Tuesday, June 12, 2012

Team up!

Dear Parents,
I love your kids. I adore them. I love watching them learn to read, learn to count, learn to share. I even love them when they are having a bad day and are fussy and argue with me. It's part of my job. I did not sign up to teach for the good days. Part of my job is to work with your children even when they are frustrated, tired, or don't feel like sharing. In fact, it's an essential part of my job- it's my job to teach them how to deal with frustration and how to share.
I can only do my job if your child comes to school. Every day. Not once a week. Not three times a week. Every. day.
I know your kindergartner/first grader is hard to wake up in the morning. I know they tell you they don't want to go to school. Some mornings I tell Mr. Lipstick that I don't want to go to school either. But that's just because I don't want to get out of bed or I want to stay at home and cuddle with Little Lipstick. Once I'm at school I remember how much fun it is. Your kid does that too.
In the morning getting ready for school may seem overwhelming to them. They have to get out of bed, get dressed, eat breakfast, brush their teeth, put on their shoes and get out the door- that's a lot just for them to be away from you for hours. They will fuss. They will hide their shoes. They will eat slowly.
But I promise once they come to school they forget all about that. We have fun in our class. We sing, we dance, we read books and act out the characters. We laugh. A lot. Usually once your child is in school I never once hear a complaint about wanting to go home. In fact, usually when it's time to go home I hear groans.

And every day is important. Even those "fun days" when we are having a field day or pajama day or free choice. At those times we are working on sharing and team work and working through frustrations. I am teaching every moment of the day. Your child isn't just missing reading instruction- he's missing instruction on how to be a student. Which, frankly, is going to really help him be successful for the next 12 years of his life.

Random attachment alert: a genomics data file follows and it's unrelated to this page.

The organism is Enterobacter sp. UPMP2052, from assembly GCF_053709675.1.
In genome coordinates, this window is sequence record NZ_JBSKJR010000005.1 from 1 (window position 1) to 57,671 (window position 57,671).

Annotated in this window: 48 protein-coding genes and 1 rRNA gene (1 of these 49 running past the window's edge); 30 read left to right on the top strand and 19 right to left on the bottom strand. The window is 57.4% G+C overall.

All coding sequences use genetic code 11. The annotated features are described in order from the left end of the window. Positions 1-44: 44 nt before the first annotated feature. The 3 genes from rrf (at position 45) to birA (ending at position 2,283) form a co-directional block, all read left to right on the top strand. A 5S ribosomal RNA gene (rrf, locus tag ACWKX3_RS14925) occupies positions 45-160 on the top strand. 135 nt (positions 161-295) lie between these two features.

Instruction has momentum. I plan lessons for a week- we build on what we did the day before. We practice, and practice, and practice what we've learned. Research shows the importance of repetition, but if your student only comes to school a few times a week they are missing out on that chance for repetition.

It doesn't matter how good my lesson plans are, how hard I work, how much data I take, how many times we have a conference. If your child does not come to school I cannot teach them.

I want to teach your kids. I love teaching and I absolutely adore your kids. We have to be a team. Not a good cop/bad cop team but a true team where the kids see us as an unstoppable force.

I heard this article on the radio today and it discussed research that shows:
"We looked at ninth grade testing data in Florida, and we essentially found a miss-one-day, lose-one-point relationship," he says. "Which is, for every day a kid misses school, they, on average, score one point lower on the high stakes tests."

It is one thing to think about losing one point here and there on standardized tests, but we're not learning for standardized tests. We are learning how to read- something your child will use every single day the rest of his life. What is the equivalent of losing one point per day in reading instruction? 

Please, let's be a team. We will be unstoppable. We will get your children reading and writing and adding and counting and being an awesome friend. But we have to work together. I have to be part of the equation. 
Your child's second biggest fan (after you, of course) 

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